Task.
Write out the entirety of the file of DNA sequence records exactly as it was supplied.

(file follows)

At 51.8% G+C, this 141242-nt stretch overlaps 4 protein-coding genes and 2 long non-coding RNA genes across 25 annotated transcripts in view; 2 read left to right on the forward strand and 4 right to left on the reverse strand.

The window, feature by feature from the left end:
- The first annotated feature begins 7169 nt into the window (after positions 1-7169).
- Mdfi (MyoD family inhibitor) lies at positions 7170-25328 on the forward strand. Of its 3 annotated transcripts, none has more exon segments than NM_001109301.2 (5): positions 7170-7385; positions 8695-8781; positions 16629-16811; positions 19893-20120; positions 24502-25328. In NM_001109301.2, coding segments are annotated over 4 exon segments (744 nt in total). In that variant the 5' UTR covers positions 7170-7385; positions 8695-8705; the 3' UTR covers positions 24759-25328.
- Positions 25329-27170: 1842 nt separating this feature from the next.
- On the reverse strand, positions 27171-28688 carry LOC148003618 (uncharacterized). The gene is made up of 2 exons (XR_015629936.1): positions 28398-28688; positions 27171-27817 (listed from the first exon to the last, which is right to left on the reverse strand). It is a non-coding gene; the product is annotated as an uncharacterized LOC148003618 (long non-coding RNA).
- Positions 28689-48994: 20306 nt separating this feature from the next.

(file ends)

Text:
At 51.8% G+C, this 141242-nt stretch overlaps 4 protein-coding genes and 2 long non-coding RNA genes across 25 annotated transcripts in view; 2 read left to right on the forward strand and 4 right to left on the reverse strand.

The window, feature by feature from the left end:
- The first annotated feature begins 7169 nt into the window (after positions 1-7169).
- Mdfi (MyoD family inhibitor) lies at positions 7170-25328 on the forward strand. Of its 3 annotated transcripts, none has more exon segments than NM_001109301.2 (5): positions 7170-7385; positions 8695-8781; positions 16629-16811; positions 19893-20120; positions 24502-25328. In NM_001109301.2, coding segments are annotated over 4 exon segments (744 nt in total). In that variant the 5' UTR covers positions 7170-7385; positions 8695-8705; the 3' UTR covers positions 24759-25328.
- Positions 25329-27170: 1842 nt separating this feature from the next.
- On the reverse strand, positions 27171-28688 carry LOC148003618 (uncharacterized). The gene is made up of 2 exons (XR_015629936.1): positions 28398-28688; positions 27171-27817 (listed from the first exon to the last, which is right to left on the reverse strand). It is a non-coding gene; the product is annotated as an uncharacterized LOC148003618 (long non-coding RNA).
- Positions 28689-48994: 20306 nt separating this feature from the next.